This focus for construction and projects is largely restricted to developing countries. Naik says, that L&T is not looking at developed markets in the near future except for exports.
"For supply contracts, there are local companies which are much more competitive. When you work in other countries, there are local laws, labour policies, regulations and other risks. So if we want to do a turnkey construction project, we will partner with a local construction company and do it."
At the same time, L&T is also broadbasing its skills. And once again, the Gulf is its biggest playground. It is constructing multi-storeyed service apartments for the Radisson group in Bahrain, a commercial complex in Dubai, a bridge in Jordan and sub-stations in Oman and Abu Dhabi besides building platforms for the oil and gas sectors.
While it is looking for oil and gas work in Khazakhstan, infrastructure work is out in China. "We just cannot compete with Chinese companies. So there we will sell switchgear, medical equipment, heavy reactors, coal gasifiers, rubber and plastic machinery," says Naik.
What has changed in recent years is L&T's strategies for the global markets. When it first ventured out, except for its exports, it had a bleak track record in the international markets. Competition was stiff as it had to bid against both German and Japanese heavyweights.
As a result, to make a dent, it focused on small orders forgoing profitability to build credibility. "We had to first walk before we could run. Today, we are walking briskly in the Gulf," says Naik.
Although that was intentional, he claims that now L&T is in a better position to bag larger contracts. But last year's demerger of its cement business, which was ultimately sold to the Aditya Birla Group, saw a 30 per cent decline in L&T's net worth even as it liabilities were shaved off by 55 per cent.
This is what the market is sceptical about. "With a decline in net worth, they will not be able to bid for bigger orders," says an analyst tracking the company. According to Y M Deosthalee, chief financial officer, L&T, the reduction in net worth is no deterrent as the company already has some internal policies for export order bidding.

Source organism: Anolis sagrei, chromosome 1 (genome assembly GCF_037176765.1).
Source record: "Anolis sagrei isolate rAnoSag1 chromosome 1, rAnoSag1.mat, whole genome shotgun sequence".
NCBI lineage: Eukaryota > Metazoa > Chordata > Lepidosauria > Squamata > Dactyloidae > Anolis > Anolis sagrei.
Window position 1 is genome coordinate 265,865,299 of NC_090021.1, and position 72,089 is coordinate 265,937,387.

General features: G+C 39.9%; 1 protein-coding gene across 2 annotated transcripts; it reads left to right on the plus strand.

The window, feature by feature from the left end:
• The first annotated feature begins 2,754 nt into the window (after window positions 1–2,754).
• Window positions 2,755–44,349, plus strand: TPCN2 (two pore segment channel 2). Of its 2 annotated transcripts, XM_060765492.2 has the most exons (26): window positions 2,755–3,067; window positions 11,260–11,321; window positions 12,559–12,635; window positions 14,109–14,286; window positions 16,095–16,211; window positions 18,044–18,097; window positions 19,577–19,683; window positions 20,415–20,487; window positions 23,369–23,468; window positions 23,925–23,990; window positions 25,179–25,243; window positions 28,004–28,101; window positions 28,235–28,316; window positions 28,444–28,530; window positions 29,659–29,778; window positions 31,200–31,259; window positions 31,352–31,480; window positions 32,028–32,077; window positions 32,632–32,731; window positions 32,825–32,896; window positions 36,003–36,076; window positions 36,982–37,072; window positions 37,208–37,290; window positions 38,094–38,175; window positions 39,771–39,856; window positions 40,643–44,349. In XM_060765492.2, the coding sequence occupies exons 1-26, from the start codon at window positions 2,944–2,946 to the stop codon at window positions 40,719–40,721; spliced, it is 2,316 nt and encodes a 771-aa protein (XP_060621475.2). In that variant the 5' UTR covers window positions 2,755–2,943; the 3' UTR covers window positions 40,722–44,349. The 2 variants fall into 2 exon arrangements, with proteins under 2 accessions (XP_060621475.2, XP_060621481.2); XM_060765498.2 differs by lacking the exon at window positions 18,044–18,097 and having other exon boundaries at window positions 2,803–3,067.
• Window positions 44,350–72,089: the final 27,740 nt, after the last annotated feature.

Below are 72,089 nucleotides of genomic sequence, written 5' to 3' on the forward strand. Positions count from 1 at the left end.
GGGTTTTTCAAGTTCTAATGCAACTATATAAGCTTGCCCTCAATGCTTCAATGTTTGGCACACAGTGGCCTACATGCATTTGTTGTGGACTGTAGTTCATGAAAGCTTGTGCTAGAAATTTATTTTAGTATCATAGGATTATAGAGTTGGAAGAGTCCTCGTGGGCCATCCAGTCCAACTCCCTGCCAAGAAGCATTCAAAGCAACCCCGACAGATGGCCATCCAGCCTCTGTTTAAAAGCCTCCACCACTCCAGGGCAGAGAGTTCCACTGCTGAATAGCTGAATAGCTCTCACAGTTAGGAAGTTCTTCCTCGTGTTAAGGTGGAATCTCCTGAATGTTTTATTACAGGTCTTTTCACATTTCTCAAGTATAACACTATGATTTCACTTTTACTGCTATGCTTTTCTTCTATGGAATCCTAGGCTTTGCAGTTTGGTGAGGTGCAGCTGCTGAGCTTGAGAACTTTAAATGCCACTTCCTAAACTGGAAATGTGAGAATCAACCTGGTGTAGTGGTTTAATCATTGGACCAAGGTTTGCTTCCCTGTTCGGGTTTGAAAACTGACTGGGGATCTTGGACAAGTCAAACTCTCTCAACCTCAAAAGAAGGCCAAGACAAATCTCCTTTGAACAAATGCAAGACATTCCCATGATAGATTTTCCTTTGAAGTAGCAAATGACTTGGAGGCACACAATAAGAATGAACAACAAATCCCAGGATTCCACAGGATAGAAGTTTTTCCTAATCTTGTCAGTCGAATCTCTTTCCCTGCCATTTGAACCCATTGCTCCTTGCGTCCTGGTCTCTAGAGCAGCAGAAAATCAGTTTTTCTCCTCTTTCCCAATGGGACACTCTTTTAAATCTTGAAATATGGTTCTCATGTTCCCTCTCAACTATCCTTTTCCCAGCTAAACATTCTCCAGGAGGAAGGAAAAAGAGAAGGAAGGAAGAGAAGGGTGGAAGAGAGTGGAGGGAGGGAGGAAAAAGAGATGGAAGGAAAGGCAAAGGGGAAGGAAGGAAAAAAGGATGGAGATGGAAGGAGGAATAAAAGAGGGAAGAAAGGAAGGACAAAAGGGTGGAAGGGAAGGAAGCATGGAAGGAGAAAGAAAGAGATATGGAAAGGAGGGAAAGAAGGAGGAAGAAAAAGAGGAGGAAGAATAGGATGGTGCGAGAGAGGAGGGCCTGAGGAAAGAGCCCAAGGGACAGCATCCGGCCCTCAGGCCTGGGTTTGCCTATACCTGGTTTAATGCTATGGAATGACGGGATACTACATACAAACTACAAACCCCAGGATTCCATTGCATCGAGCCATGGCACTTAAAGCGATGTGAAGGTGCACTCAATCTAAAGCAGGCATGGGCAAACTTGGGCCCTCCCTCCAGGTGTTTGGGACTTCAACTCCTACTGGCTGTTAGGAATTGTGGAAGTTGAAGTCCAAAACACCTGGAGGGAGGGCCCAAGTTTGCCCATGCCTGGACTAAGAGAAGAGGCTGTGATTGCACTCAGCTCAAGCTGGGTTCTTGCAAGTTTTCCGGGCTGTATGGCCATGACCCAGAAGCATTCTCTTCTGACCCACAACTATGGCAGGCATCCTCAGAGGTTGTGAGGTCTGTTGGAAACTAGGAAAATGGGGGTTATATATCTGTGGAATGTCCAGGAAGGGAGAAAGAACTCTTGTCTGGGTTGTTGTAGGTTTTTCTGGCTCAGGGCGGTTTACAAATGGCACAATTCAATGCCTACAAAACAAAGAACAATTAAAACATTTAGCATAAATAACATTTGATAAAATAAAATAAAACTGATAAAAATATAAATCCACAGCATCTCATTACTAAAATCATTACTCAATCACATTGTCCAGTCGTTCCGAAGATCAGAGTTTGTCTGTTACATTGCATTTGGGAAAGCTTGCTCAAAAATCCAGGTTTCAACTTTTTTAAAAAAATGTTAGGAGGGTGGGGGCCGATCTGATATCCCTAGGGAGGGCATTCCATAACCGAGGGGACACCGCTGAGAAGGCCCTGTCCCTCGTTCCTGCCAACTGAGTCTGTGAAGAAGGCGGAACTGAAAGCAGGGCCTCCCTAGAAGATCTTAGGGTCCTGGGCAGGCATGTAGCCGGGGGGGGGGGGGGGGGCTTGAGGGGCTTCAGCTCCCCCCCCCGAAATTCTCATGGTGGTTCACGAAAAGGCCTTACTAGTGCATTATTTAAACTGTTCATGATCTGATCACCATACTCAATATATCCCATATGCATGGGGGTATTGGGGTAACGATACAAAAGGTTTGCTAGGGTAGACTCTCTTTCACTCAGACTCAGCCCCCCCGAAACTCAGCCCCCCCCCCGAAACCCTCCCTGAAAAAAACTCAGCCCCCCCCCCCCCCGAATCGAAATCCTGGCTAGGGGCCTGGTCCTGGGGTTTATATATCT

"We are very selective in bidding in the international market. We generally do not quote for jobs valuing more than $100 million. We would gradually shift towards higher values, may be in the next few years," he says.
Adds Naik, "In the current year, even after the dividend, we have put Rs 300 crore (Rs 3 billion) in reserves. So we are back with barely 5 per cent to 10 per cent from where we started. And by this fiscal end, our net worth will be the same as before the cement demerger."
But L&T's margins are still on the lower side. While its average is 8.5 per cent to 9 per cent, close competitor, the public sector Bharat Heavy Engineering Ltd margins are 14 per cent. L&T's domestic margins are 7.5 per cent to 8 per cent for projects and 11 per cent to 12 per cent for equipment.
In comparison, margins on international business vary. While it is 6 per cent to 6.5 per cent for construction projects; heavy engineering and electronics is 12 per cent to 13 per cent. Now, Naik wants to improve the company's average margins to 11 per cent.Says he, "We have two pressures -- public sector purchase preference and international competition. So we get squeezed both ways. We have to be much smarter to improve our margins." But for the time being there are plenty of new worlds to conquer.